Friday, 21 August 2015

Gatsbees B-Log: July 2015

‘Look girls’, I said,

Crocosmia 'lucifer'(non-invasive type of Montbretia)

it’s the end of July

and I’m all beed out.

Too many swarms. Too many colonies.

Next time I go to the apiary and see a swarm

I’m going to ignore it……….

let it fly away and find itself a new home………..

Lavandular angustifolia

Sort yourselves out, I’m going home...

Helenium 'Moorheim Beauty'

to do some gardening!

I’m back now, and you’re still there? OK, same routine; shake into box, check!

Girls fanning to send out location with their 'Nasonov' gland pheromone, check!

Bees going into hive?

Rachel: front-line photographer

Tom and myself checking on the new colony

Sometimes the bees freestyle with their comb if they’re not properly contained in the hive -

properly for us, that is, not them...

so we have to rearrange their perfectly air conditioned house if we don’t want them to permanently jam themselves in, normally using elastic bands (but airfield tape will do in an emergency),

which they chew off

while they attach the comb properly to the frame

and we remove the remaining tape asap.
Anybody spotted the queen above? A puzzle because she’s a mated queen and I couldn’t think where she’d come from...

until I found the other nucleus box empty, because they’d decided that wasn’t where they wanted to live!

Great Willowherb (Epilobium hirsutum)

Birdsfoot Trefoil (Lotus corniculatus)

Going back to this photo from earlier...

I thought you might like to see a close up of this row of tiny claws supporting the weight of the cluster. Remarkable!

I can only guess that they clustered like this because the hive was too full of bees, so I gave them a super with empty frames for a bit of space and something to do. Spoilsport!

Gatekeeper Butterfly (Pyronia tithonus), because we support all Gatwick pollinators!

Gillybee x

Monday, 17 August 2015

Superb summer

The past few months have been another level of busy, I've had to look back over photos again just to remember what has been happening one day to the next!
   We've had various site meetings with airport project supervisors for habitat assessments along some new infrastructure...

Westfield Stream diversion

Grass Snake habitat enhancements

We've been catching ups with our biodiversity partners, plus Gatwick's two Biodiversity Action Plans have now been updated to 2017...

There has been continued reduction of the invasive plant species Himalayan Balsam, with thanks to Tom Simpson's volunteers and JSA Group, Gatwick's ground maintenance contractors...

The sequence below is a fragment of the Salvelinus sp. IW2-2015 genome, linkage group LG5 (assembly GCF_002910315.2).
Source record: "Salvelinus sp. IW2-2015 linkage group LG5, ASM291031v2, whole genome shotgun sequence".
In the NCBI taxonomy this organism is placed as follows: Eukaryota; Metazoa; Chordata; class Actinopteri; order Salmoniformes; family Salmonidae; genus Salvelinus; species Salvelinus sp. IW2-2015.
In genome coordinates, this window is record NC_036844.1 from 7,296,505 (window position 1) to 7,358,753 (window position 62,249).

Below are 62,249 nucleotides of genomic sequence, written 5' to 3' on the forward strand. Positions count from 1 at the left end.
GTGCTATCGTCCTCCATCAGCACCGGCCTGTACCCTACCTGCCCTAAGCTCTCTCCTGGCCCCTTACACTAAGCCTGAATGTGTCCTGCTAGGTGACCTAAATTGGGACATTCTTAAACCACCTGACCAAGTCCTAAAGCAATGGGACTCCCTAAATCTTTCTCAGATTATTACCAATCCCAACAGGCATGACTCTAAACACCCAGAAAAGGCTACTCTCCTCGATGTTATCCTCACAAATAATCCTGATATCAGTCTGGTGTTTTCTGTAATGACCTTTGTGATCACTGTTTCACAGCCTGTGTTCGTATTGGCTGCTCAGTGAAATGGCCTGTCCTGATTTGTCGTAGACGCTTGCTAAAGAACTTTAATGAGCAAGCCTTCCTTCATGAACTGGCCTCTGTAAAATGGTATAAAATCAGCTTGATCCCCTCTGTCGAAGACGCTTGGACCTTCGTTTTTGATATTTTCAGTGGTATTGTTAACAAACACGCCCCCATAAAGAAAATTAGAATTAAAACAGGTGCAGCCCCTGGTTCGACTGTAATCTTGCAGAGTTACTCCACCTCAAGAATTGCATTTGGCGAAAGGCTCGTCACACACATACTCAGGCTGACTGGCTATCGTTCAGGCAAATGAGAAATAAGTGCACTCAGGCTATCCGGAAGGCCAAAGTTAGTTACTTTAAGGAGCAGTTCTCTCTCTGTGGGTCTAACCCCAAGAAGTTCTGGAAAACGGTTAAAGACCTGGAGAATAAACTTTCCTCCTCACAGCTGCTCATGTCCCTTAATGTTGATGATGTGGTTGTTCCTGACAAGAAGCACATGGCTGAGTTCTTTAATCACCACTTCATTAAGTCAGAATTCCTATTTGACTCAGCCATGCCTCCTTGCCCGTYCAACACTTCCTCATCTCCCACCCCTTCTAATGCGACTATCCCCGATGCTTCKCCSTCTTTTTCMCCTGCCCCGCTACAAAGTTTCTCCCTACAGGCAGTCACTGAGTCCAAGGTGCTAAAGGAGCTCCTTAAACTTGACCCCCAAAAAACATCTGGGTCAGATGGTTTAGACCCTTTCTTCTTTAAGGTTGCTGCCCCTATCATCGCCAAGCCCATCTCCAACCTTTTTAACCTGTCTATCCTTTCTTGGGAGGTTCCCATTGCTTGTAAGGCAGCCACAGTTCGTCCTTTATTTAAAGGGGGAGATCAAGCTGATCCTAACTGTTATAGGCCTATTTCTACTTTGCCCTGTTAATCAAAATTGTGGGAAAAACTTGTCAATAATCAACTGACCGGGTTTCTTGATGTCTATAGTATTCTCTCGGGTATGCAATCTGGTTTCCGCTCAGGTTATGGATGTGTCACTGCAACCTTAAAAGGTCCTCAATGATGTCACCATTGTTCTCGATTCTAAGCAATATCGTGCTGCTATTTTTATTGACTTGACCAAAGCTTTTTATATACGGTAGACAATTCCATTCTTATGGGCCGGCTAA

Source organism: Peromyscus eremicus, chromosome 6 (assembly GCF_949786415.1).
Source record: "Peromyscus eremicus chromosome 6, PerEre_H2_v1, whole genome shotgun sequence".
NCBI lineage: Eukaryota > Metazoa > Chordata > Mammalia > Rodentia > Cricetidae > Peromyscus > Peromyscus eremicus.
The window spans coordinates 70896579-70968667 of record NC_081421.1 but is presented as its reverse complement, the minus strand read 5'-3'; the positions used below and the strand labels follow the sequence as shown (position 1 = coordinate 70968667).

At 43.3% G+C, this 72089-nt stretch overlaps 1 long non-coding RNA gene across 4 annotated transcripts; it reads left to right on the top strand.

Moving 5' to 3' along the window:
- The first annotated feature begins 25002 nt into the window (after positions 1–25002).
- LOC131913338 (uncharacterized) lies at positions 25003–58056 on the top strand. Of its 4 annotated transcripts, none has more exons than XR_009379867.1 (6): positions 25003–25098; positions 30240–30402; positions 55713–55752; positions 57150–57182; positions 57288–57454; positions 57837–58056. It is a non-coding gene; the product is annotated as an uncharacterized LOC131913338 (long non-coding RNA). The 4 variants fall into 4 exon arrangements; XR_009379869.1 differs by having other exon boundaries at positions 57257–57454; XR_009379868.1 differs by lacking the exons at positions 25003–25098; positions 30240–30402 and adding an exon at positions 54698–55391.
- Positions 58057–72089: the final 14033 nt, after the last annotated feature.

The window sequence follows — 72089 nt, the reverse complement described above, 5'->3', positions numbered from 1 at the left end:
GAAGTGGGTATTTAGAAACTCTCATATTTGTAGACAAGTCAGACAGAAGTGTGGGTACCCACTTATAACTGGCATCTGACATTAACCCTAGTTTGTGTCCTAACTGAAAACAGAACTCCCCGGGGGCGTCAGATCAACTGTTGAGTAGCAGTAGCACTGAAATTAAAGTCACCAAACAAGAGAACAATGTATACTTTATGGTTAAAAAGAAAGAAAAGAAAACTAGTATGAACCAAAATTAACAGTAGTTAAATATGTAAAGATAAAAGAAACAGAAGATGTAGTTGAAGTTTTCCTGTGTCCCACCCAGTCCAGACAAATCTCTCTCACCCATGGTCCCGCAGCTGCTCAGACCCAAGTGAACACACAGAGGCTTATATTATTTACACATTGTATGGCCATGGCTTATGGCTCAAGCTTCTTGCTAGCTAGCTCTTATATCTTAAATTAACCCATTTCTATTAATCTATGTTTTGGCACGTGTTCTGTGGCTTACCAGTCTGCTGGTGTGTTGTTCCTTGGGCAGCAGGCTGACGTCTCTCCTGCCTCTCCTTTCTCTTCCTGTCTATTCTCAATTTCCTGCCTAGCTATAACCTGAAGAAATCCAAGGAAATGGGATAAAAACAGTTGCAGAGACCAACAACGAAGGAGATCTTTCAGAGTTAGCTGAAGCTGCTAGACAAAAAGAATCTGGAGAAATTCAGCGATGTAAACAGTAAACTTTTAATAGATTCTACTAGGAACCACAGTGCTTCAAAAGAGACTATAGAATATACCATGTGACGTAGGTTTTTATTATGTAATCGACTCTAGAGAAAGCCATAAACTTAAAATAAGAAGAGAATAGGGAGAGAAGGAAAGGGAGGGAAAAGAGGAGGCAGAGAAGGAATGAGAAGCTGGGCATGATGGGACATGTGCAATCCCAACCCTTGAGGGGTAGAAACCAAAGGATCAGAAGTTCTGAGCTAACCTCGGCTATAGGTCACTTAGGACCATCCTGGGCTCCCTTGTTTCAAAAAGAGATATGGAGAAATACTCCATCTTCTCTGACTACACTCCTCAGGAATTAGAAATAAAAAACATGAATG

Gatwick Airport staff volunteers


JSA Group operative Lauren

I recently spent a few days airside with trainee airport operatives on a birdstrike course, run by Birdstrike Management Ltd. It focused on airside bird identification and the prevention of collisions with aircraft...

Airside and Gatwick's Control Tower

Group exercises in bird identification

There have been regular check ups on our thriving Gatsbees colonies and sample collecting for the Sentinel Apiary Project...

Gill checks the health of a newly collected swarm

I also visited the nearby National Trust site at Leith Hill, to learn about the bird ringing and monitoring carried out by lead ranger Sam Bayley.

Tree Pipit, waiting for it's new bling

The coded language of bird ringers

We've had bat surveys coming out of our ears with Laurie and Martyn on our sites...

Twilight along the River Mole

Bat poop-sampling

Bats  infinity

And finally (the bit I like best), biological recording on our sites with a fantastic bunch of volunteers...

Back of the net

A Hoverfly - Sphaerophoria scripta 
(I.D. by Ryan Mitchell)

Ryan and Elliott collect materials for a new bee hotel

Original bee hotel - currently occupied by male Leafcutter Bees

Brown Hairstreak Butterfly - Thecla betulae

Assessing newt habitat suitability (Helen, Elliott & Me)

Emperor Dragonfly - Anax imperator

Wasp Spider - Argiope bruennichi
(Photo by Elliott Lloyd)

Dormouse box checks

Small mammal identification: Yellow-necked Mouse - Apodemus flavicollis

Brown Argus Butterfly - Aricia agestis

Our volunteers always give me an incentivised-boost with biological recording and species monitoring, so a massive thank you to all who have been involved this summer, particularly Helen, Elliott, Ryan and Mark!